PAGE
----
It wasn’t long before members began discussing reconfiguring the club’s scope from a Newtonian to a Cassegrain system. Instead, construction of a 4½ inch richfield telescope was begun with the purchase of the optics and tube kit from Coulter Optical in March of 1979.
For those who remember the late seventies, bumper stickers were all the rage and the NSA was not to be left out. The club purchased bumper stickers from the Orange County Astronomers and resold them to the Chicago Astronomical Society and to non-members for $0.50 each and to members for $0.35.
The Northwest Suburban Astronomers joined the Astronomical League in May of 1977. Dues for League membership were $0.75 per member. Astronomical League stickers were sold to the club members. The club first filed papers of incorporation with the State of Illinois in September 1979, and received certificate no. 19019.
Something about astronomy meetings must make one hungry, because the club history reflects its passion for food. The NSA frequented the Poppin Fresh pie house, now Baker’s Square, after meetings during its early days. Later, the group met at Potestas, then Aurilios (which changed to Carlos), the group moved to Barnabys, and then to finally to Rosattis. Food was not the only reason the club members met after the meetings, however. In February 1977, the group traveled to Eisenhower School to observe work on the 14 inch Celestron at the school’s observatory. Later meetings discussed use of the Eisenhower observatory, the club’s efforts in making improvements to the observatory, and noted an annual attendance at the observatory of 3,800 people.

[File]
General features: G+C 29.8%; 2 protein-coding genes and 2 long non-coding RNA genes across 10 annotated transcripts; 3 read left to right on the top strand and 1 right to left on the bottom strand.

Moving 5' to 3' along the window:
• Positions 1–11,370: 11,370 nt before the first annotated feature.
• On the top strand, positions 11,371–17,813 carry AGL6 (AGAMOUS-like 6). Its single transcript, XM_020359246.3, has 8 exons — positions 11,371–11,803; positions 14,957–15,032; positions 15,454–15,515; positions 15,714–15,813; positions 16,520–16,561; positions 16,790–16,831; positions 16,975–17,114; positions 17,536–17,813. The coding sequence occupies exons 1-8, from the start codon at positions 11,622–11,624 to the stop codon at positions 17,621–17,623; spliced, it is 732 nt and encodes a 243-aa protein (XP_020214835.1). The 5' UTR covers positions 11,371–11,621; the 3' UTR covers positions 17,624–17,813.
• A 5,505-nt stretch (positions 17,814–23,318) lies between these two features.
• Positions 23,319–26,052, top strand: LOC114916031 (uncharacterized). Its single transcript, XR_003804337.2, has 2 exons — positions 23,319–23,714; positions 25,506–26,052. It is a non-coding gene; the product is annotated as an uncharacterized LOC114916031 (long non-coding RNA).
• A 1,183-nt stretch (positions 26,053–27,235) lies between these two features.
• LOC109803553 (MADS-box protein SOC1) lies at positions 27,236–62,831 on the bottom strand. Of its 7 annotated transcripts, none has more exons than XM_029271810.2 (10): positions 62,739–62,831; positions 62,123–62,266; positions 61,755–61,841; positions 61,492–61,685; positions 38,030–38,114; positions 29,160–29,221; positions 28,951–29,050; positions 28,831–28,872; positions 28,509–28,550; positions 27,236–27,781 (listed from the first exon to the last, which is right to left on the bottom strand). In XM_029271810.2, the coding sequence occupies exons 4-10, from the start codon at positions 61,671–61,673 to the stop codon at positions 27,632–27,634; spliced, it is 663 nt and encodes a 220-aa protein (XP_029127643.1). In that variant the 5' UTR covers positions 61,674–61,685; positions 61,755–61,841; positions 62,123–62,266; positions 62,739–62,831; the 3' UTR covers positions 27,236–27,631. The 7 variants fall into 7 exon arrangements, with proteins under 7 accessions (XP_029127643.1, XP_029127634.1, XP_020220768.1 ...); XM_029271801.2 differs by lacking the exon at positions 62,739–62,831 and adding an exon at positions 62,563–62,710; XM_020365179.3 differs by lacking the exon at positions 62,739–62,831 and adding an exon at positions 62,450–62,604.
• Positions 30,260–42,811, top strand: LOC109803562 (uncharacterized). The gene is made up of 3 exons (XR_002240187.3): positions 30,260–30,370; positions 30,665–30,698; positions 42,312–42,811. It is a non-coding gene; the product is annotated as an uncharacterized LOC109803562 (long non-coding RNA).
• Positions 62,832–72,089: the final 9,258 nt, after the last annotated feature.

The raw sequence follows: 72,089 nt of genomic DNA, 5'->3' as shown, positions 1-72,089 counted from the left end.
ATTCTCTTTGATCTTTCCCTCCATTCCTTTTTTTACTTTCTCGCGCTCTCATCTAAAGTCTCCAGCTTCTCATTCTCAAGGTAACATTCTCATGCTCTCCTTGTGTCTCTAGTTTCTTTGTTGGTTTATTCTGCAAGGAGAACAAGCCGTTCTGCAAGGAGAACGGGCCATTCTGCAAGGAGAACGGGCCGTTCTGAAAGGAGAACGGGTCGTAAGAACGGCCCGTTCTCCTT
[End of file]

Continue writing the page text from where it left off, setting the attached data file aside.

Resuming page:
Observing sessions were held after the meetings, often at the Eisenhower observatory. Of note is that the November 1977 observing session included not only the club’s 6 inch telescope and two members’ scopes, but also a working demonstration of a light saber. A 1979 meeting included pictures taken by Eisenhower students of a UFO flying over the school, while another 1979 meeting included a private showing of moon rocks, which was noted in Sky and Telescope magazine. 1979 also saw the first efforts of club members to have parking lot lights turned off to save energy.
The club’s history reflects a strong interest in bringing astronomy to the public. Public star parties were held, often in conjunction with local park districts. The club also cooperated with other area astronomy clubs such as the Chicago Astronomical Association, the Fox Valley Astronomy Club, and the Naperville Astronomy Club. We also put on Astronomy Day star parties, brought astronomy to Woodfield Mall, and set up scopes at a retirement home.
President — Mel Robinson